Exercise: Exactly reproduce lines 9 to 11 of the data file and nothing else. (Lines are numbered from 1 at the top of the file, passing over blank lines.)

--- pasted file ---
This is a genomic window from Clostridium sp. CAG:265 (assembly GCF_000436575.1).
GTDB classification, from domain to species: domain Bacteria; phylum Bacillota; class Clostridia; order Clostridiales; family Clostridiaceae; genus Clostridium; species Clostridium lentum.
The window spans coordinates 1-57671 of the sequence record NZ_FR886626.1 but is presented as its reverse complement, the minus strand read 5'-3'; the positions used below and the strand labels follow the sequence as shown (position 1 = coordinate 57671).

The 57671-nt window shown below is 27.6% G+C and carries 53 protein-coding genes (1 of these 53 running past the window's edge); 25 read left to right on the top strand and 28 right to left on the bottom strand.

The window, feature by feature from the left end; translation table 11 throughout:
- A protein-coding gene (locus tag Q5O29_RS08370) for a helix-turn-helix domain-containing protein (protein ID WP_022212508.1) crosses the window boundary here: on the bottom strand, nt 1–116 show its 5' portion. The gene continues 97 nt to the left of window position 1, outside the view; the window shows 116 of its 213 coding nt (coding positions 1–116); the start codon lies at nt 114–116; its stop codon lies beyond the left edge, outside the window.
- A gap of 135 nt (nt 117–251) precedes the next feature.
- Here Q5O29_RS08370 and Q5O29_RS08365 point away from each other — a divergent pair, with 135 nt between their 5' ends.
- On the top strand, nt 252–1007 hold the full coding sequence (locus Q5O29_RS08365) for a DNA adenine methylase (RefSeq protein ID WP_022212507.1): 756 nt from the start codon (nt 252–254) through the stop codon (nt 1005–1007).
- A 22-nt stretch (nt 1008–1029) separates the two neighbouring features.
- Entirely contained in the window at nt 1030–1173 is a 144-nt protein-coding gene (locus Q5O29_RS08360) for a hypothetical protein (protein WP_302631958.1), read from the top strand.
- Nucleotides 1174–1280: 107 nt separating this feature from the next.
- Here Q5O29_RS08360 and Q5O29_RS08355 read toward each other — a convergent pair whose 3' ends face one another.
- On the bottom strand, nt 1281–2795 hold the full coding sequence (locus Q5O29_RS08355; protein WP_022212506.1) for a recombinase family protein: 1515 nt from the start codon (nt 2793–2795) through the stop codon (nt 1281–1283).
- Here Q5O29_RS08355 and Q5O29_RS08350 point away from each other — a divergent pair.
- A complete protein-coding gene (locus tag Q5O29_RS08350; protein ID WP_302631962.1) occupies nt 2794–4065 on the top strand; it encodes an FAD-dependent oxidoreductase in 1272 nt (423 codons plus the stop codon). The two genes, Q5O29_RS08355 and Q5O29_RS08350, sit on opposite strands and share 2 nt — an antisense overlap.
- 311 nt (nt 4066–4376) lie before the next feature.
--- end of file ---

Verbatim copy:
- On the top strand, nt 252–1007 hold the full coding sequence (locus Q5O29_RS08365) for a DNA adenine methylase (RefSeq protein ID WP_022212507.1): 756 nt from the start codon (nt 252–254) through the stop codon (nt 1005–1007).
- A 22-nt stretch (nt 1008–1029) separates the two neighbouring features.
- Entirely contained in the window at nt 1030–1173 is a 144-nt protein-coding gene (locus Q5O29_RS08360) for a hypothetical protein (protein WP_302631958.1), read from the top strand.